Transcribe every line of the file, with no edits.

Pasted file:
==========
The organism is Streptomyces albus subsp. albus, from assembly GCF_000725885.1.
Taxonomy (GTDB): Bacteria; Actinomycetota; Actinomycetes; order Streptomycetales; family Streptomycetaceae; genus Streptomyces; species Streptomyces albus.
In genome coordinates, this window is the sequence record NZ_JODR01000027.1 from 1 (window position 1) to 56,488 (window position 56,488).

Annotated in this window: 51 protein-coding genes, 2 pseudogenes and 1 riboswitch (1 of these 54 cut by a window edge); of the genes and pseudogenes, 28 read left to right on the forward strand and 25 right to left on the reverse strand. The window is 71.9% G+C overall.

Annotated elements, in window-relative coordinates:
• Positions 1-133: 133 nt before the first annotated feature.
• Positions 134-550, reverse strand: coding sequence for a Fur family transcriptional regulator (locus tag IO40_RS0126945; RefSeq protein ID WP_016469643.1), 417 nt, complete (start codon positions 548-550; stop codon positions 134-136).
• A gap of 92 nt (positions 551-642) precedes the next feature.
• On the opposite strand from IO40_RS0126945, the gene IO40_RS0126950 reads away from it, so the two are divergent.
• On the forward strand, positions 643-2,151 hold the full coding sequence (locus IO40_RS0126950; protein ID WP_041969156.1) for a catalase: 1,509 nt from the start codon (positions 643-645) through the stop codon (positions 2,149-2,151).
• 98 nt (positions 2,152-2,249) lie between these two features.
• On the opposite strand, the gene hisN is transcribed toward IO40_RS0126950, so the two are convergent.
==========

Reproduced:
The organism is Streptomyces albus subsp. albus, from assembly GCF_000725885.1.
Taxonomy (GTDB): Bacteria; Actinomycetota; Actinomycetes; order Streptomycetales; family Streptomycetaceae; genus Streptomyces; species Streptomyces albus.
In genome coordinates, this window is the sequence record NZ_JODR01000027.1 from 1 (window position 1) to 56,488 (window position 56,488).

Annotated in this window: 51 protein-coding genes, 2 pseudogenes and 1 riboswitch (1 of these 54 cut by a window edge); of the genes and pseudogenes, 28 read left to right on the forward strand and 25 right to left on the reverse strand. The window is 71.9% G+C overall.

Annotated elements, in window-relative coordinates:
• Positions 1-133: 133 nt before the first annotated feature.
• Positions 134-550, reverse strand: coding sequence for a Fur family transcriptional regulator (locus tag IO40_RS0126945; RefSeq protein ID WP_016469643.1), 417 nt, complete (start codon positions 548-550; stop codon positions 134-136).
• A gap of 92 nt (positions 551-642) precedes the next feature.
• On the opposite strand from IO40_RS0126945, the gene IO40_RS0126950 reads away from it, so the two are divergent.
• On the forward strand, positions 643-2,151 hold the full coding sequence (locus IO40_RS0126950; protein ID WP_041969156.1) for a catalase: 1,509 nt from the start codon (positions 643-645) through the stop codon (positions 2,149-2,151).
• 98 nt (positions 2,152-2,249) lie between these two features.
• On the opposite strand, the gene hisN is transcribed toward IO40_RS0126950, so the two are convergent.